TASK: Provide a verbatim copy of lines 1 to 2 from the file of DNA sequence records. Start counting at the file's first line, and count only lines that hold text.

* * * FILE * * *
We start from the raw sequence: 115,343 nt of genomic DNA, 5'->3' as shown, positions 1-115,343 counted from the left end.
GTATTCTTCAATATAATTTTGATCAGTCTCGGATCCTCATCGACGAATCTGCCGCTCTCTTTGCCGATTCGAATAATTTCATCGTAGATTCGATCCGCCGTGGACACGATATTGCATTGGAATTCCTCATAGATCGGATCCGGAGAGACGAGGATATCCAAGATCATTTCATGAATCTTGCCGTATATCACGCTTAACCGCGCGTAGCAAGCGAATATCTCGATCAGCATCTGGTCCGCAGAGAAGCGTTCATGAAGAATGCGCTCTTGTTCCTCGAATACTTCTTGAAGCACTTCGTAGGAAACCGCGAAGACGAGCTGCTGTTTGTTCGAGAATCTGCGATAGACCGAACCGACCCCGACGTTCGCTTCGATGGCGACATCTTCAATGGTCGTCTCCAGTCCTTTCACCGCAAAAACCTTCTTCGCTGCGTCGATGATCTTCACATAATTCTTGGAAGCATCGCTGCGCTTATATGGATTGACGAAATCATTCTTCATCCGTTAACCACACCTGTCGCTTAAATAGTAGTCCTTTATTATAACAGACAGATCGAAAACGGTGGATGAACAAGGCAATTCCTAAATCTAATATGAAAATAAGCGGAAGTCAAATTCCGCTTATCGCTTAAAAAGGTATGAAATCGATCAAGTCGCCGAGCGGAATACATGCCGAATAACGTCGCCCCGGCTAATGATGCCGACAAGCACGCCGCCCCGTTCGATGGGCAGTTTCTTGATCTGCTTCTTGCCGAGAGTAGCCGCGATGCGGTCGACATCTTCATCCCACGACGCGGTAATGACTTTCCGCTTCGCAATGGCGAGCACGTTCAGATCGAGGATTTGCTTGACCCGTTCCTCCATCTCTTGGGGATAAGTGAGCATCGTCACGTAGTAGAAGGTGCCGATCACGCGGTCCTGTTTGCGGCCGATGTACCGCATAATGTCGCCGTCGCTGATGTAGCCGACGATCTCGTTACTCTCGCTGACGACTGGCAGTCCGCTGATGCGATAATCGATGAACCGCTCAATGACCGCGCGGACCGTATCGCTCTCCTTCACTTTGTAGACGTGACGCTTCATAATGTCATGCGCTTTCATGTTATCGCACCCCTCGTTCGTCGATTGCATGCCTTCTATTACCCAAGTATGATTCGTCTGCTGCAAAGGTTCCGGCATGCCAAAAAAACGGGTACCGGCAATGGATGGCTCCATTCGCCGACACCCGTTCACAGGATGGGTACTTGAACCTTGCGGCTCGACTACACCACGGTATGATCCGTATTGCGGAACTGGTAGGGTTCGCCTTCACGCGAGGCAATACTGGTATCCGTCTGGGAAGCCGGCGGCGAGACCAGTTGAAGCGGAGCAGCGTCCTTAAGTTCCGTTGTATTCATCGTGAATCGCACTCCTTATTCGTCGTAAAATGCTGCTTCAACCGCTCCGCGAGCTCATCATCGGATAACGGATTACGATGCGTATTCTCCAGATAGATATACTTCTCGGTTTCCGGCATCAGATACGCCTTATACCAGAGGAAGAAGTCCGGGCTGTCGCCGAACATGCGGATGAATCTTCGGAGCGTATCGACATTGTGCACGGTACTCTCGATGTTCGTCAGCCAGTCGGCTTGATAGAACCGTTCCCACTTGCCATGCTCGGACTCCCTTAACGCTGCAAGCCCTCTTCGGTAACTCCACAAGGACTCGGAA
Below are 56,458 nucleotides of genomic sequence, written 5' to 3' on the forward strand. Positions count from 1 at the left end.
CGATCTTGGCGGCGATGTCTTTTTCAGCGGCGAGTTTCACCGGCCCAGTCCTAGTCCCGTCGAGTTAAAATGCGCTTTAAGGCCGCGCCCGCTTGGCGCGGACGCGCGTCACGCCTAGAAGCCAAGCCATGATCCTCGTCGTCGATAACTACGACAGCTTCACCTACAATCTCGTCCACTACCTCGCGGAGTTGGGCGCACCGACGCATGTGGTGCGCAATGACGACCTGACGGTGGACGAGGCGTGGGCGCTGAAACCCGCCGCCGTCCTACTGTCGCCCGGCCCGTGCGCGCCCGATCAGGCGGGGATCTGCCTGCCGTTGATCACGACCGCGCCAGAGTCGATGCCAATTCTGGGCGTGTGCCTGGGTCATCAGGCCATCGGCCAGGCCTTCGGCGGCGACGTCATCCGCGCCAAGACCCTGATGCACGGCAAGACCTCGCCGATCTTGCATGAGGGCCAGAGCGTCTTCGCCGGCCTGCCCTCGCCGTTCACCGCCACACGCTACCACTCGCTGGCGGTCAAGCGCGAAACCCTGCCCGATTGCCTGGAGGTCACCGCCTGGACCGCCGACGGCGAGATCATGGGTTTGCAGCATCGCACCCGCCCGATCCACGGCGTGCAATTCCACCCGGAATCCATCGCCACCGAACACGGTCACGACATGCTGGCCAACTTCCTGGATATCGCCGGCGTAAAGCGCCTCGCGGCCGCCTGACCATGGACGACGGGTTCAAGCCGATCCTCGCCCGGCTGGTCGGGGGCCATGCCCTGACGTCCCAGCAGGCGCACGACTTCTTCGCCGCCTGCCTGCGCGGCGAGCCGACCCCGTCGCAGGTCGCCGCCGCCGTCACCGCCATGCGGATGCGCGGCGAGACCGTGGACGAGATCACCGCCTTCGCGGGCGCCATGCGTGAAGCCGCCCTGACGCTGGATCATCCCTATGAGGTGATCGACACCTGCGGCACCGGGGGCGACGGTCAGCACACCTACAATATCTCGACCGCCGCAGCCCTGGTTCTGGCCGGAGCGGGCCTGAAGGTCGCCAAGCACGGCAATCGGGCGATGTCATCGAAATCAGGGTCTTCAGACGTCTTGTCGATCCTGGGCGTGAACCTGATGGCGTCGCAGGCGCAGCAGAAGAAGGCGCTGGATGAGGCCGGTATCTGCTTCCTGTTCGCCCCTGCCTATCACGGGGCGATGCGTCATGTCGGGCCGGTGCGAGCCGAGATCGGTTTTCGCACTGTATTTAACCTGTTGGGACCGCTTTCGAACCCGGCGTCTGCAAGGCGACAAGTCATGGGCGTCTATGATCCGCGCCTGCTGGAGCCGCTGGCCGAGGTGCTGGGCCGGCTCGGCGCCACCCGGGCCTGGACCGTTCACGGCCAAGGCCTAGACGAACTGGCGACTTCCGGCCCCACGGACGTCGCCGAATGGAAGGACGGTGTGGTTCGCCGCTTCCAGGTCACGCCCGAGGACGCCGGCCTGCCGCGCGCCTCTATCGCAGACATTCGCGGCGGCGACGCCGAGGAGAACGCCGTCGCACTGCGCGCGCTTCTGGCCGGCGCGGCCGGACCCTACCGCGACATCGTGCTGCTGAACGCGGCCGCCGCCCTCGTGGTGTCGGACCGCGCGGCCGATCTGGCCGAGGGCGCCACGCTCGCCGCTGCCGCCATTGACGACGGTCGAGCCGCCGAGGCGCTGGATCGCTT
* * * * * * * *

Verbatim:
We start from the raw sequence: 115,343 nt of genomic DNA, 5'->3' as shown, positions 1-115,343 counted from the left end.
GTATTCTTCAATATAATTTTGATCAGTCTCGGATCCTCATCGACGAATCTGCCGCTCTCTTTGCCGATTCGAATAATTTCATCGTAGATTCGATCCGCCGTGGACACGATATTGCATTGGAATTCCTCATAGATCGGATCCGGAGAGACGAGGATATCCAAGATCATTTCATGAATCTTGCCGTATATCACGCTTAACCGCGCGTAGCAAGCGAATATCTCGATCAGCATCTGGTCCGCAGAGAAGCGTTCATGAAGAATGCGCTCTTGTTCCTCGAATACTTCTTGAAGCACTTCGTAGGAAACCGCGAAGACGAGCTGCTGTTTGTTCGAGAATCTGCGATAGACCGAACCGACCCCGACGTTCGCTTCGATGGCGACATCTTCAATGGTCGTCTCCAGTCCTTTCACCGCAAAAACCTTCTTCGCTGCGTCGATGATCTTCACATAATTCTTGGAAGCATCGCTGCGCTTATATGGATTGACGAAATCATTCTTCATCCGTTAACCACACCTGTCGCTTAAATAGTAGTCCTTTATTATAACAGACAGATCGAAAACGGTGGATGAACAAGGCAATTCCTAAATCTAATATGAAAATAAGCGGAAGTCAAATTCCGCTTATCGCTTAAAAAGGTATGAAATCGATCAAGTCGCCGAGCGGAATACATGCCGAATAACGTCGCCCCGGCTAATGATGCCGACAAGCACGCCGCCCCGTTCGATGGGCAGTTTCTTGATCTGCTTCTTGCCGAGAGTAGCCGCGATGCGGTCGACATCTTCATCCCACGACGCGGTAATGACTTTCCGCTTCGCAATGGCGAGCACGTTCAGATCGAGGATTTGCTTGACCCGTTCCTCCATCTCTTGGGGATAAGTGAGCATCGTCACGTAGTAGAAGGTGCCGATCACGCGGTCCTGTTTGCGGCCGATGTACCGCATAATGTCGCCGTCGCTGATGTAGCCGACGATCTCGTTACTCTCGCTGACGACTGGCAGTCCGCTGATGCGATAATCGATGAACCGCTCAATGACCGCGCGGACCGTATCGCTCTCCTTCACTTTGTAGACGTGACGCTTCATAATGTCATGCGCTTTCATGTTATCGCACCCCTCGTTCGTCGATTGCATGCCTTCTATTACCCAAGTATGATTCGTCTGCTGCAAAGGTTCCGGCATGCCAAAAAAACGGGTACCGGCAATGGATGGCTCCATTCGCCGACACCCGTTCACAGGATGGGTACTTGAACCTTGCGGCTCGACTACACCACGGTATGATCCGTATTGCGGAACTGGTAGGGTTCGCCTTCACGCGAGGCAATACTGGTATCCGTCTGGGAAGCCGGCGGCGAGACCAGTTGAAGCGGAGCAGCGTCCTTAAGTTCCGTTGTATTCATCGTGAATCGCACTCCTTATTCGTCGTAAAATGCTGCTTCAACCGCTCCGCGAGCTCATCATCGGATAACGGATTACGATGCGTATTCTCCAGATAGATATACTTCTCGGTTTCCGGCATCAGATACGCCTTATACCAGAGGAAGAAGTCCGGGCTGTCGCCGAACATGCGGATGAATCTTCGGAGCGTATCGACATTGTGCACGGTACTCTCGATGTTCGTCAGCCAGTCGGCTTGATAGAACCGTTCCCACTTGCCATGCTCGGACTCCCTTAACGCTGCAAGCCCTCTTCGGTAACTCCACAAGGACTCGGAA